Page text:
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I've read in many books that afterburners are designed not to affect the upstream engine components, so if there's a large amount of combustion going on after the addition of afterburner fuel, how does the reaction of the air to the sudden acceleration not force air back into the turbine stages?

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  • $\begingroup$ How would this affect upstream components? There’s more combustion occurring, so there’s more air needed. This should pull air AFT instead of forcing it forward. $\endgroup$
    – MD88Fan
    Jun 12 at 22:47
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    $\begingroup$ @MD88Fan Please don't answer in the comments, as this bypasses quality control (the infamous downvote). More combustion does not equal "pulling" air - a jet engine is not comparable to natural convection. $\endgroup$
    – Sanchises
    Jun 13 at 9:20
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The afterburner will always affect the upstream flow, as it is subsonic throughout the entire engine (remember, hot air has a higher speed of sound). A properly designed afterburner should therefore not significantly increase the pressure upstream, because this may result in a compressor stall.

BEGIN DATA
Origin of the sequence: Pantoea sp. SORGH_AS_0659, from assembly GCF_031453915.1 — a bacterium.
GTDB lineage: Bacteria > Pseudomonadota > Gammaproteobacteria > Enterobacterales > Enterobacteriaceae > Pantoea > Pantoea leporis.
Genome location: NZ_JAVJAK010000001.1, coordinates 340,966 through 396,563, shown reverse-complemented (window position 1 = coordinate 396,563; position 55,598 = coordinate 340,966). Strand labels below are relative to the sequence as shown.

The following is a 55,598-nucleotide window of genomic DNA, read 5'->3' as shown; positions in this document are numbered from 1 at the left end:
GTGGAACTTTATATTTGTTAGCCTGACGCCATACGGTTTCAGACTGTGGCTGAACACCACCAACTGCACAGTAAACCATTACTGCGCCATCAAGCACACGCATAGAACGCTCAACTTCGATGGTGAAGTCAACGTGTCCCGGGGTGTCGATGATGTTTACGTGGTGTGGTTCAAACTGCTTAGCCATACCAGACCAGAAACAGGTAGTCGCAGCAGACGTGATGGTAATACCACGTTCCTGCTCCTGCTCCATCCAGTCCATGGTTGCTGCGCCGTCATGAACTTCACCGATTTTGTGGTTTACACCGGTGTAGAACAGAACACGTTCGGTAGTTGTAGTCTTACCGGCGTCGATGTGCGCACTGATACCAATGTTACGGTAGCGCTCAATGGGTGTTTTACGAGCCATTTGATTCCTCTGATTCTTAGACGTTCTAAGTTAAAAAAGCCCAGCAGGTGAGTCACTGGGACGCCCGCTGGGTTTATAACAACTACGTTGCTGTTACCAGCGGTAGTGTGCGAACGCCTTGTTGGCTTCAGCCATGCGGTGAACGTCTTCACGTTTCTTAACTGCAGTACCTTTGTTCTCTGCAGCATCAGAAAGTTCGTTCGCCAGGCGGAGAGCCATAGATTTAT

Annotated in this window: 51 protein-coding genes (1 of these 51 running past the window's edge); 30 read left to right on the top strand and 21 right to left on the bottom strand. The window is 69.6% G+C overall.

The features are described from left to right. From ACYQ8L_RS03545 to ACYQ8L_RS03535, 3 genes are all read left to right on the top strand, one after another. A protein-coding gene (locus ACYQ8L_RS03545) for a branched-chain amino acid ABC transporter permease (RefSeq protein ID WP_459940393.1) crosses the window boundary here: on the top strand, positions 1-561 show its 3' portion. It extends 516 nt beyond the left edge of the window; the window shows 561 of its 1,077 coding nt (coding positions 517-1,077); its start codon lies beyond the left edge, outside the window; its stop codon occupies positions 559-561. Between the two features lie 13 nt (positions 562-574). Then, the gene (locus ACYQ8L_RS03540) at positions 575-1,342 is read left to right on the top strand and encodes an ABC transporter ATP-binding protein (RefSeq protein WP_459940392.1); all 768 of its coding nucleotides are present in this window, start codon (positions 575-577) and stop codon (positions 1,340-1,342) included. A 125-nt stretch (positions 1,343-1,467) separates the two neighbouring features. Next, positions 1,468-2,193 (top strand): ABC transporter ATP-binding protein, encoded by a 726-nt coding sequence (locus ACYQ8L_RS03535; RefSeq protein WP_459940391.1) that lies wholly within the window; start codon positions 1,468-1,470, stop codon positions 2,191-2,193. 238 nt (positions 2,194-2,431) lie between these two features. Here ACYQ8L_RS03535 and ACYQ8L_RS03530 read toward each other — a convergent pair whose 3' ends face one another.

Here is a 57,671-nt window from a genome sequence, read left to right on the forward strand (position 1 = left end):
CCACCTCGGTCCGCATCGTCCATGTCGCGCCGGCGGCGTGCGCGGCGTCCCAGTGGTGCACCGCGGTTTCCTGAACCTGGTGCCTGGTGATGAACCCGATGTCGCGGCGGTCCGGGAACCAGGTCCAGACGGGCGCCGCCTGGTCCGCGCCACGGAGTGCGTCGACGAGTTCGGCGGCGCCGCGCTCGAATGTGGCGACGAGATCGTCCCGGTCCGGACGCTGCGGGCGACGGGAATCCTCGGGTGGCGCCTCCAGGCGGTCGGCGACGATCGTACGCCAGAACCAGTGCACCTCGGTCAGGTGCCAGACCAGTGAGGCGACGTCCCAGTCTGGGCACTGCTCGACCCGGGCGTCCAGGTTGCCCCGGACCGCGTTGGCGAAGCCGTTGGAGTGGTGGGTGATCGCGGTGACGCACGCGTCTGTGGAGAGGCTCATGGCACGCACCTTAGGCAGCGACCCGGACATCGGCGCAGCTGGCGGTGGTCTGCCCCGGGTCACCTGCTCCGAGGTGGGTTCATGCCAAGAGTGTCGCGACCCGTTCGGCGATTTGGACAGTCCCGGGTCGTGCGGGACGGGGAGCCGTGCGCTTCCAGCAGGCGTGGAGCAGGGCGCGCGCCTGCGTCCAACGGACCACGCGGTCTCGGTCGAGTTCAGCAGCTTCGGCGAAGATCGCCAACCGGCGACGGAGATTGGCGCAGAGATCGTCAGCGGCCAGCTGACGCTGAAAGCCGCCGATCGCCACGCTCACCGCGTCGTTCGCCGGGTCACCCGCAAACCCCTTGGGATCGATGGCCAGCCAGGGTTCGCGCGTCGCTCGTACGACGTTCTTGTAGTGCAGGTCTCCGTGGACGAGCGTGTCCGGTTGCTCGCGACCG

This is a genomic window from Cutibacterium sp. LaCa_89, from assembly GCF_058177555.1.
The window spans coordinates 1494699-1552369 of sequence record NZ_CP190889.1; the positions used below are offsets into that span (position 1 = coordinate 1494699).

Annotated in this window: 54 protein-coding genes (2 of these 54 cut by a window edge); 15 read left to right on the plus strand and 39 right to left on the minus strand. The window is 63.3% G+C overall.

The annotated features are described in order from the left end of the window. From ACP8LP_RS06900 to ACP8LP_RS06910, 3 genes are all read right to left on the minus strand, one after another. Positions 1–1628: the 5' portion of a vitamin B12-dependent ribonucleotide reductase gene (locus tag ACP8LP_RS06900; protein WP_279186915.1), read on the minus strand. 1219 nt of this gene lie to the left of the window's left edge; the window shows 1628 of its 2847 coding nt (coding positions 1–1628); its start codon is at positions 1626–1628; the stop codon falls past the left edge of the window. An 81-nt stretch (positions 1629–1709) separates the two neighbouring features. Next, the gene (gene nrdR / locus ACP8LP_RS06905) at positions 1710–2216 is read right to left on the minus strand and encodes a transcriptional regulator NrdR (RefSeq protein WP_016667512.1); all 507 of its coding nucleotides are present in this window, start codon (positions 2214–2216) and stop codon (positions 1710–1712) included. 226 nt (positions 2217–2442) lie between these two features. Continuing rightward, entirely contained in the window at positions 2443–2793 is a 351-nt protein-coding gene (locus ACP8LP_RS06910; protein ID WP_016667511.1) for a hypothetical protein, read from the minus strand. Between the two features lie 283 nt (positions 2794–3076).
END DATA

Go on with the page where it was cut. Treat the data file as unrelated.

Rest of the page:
Typically this is solved by increasing the nozzle opening area, so that the nozzle back pressure is reduced. Variable geometry nozzles are the norm for reheat capabilities. This in turn keeps the pressure at the turbine outlet roughly the same. Still, most engines require to be at some minimal power level before igniting the afterburner.

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It's pretty simple. When in reheat, the core engine is already running at maximum thrust, so the inertia of the mass flow out the turbine section is such that the reheated air has nowhere else to go but out the back.

The afterburner is more or less a ramjet, except with the main engine's exhaust doing the ramming in place of high airspeed.

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